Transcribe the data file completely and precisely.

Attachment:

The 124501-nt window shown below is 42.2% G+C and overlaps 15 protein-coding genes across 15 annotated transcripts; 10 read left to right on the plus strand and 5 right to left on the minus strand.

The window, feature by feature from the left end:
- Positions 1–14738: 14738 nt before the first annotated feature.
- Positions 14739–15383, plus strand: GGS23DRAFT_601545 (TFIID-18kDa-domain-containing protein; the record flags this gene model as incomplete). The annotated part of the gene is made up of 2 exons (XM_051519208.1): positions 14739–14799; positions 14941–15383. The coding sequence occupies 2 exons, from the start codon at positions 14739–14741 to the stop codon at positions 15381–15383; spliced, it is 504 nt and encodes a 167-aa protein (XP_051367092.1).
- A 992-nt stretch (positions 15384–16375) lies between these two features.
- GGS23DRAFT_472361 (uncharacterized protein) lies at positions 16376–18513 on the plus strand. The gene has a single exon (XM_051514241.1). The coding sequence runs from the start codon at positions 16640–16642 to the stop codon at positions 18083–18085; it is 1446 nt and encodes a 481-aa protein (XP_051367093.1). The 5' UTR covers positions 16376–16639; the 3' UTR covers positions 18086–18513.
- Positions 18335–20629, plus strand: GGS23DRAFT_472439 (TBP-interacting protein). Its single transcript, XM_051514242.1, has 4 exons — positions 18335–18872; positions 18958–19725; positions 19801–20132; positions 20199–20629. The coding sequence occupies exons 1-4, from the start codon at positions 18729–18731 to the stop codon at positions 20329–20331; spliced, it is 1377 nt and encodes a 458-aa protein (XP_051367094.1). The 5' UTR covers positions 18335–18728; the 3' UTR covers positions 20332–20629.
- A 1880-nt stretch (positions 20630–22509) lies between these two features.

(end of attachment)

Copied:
The 124501-nt window shown below is 42.2% G+C and overlaps 15 protein-coding genes across 15 annotated transcripts; 10 read left to right on the plus strand and 5 right to left on the minus strand.

The window, feature by feature from the left end:
- Positions 1–14738: 14738 nt before the first annotated feature.
- Positions 14739–15383, plus strand: GGS23DRAFT_601545 (TFIID-18kDa-domain-containing protein; the record flags this gene model as incomplete). The annotated part of the gene is made up of 2 exons (XM_051519208.1): positions 14739–14799; positions 14941–15383. The coding sequence occupies 2 exons, from the start codon at positions 14739–14741 to the stop codon at positions 15381–15383; spliced, it is 504 nt and encodes a 167-aa protein (XP_051367092.1).
- A 992-nt stretch (positions 15384–16375) lies between these two features.
- GGS23DRAFT_472361 (uncharacterized protein) lies at positions 16376–18513 on the plus strand. The gene has a single exon (XM_051514241.1). The coding sequence runs from the start codon at positions 16640–16642 to the stop codon at positions 18083–18085; it is 1446 nt and encodes a 481-aa protein (XP_051367093.1). The 5' UTR covers positions 16376–16639; the 3' UTR covers positions 18086–18513.
- Positions 18335–20629, plus strand: GGS23DRAFT_472439 (TBP-interacting protein). Its single transcript, XM_051514242.1, has 4 exons — positions 18335–18872; positions 18958–19725; positions 19801–20132; positions 20199–20629. The coding sequence occupies exons 1-4, from the start codon at positions 18729–18731 to the stop codon at positions 20329–20331; spliced, it is 1377 nt and encodes a 458-aa protein (XP_051367094.1). The 5' UTR covers positions 18335–18728; the 3' UTR covers positions 20332–20629.
- A 1880-nt stretch (positions 20630–22509) lies between these two features.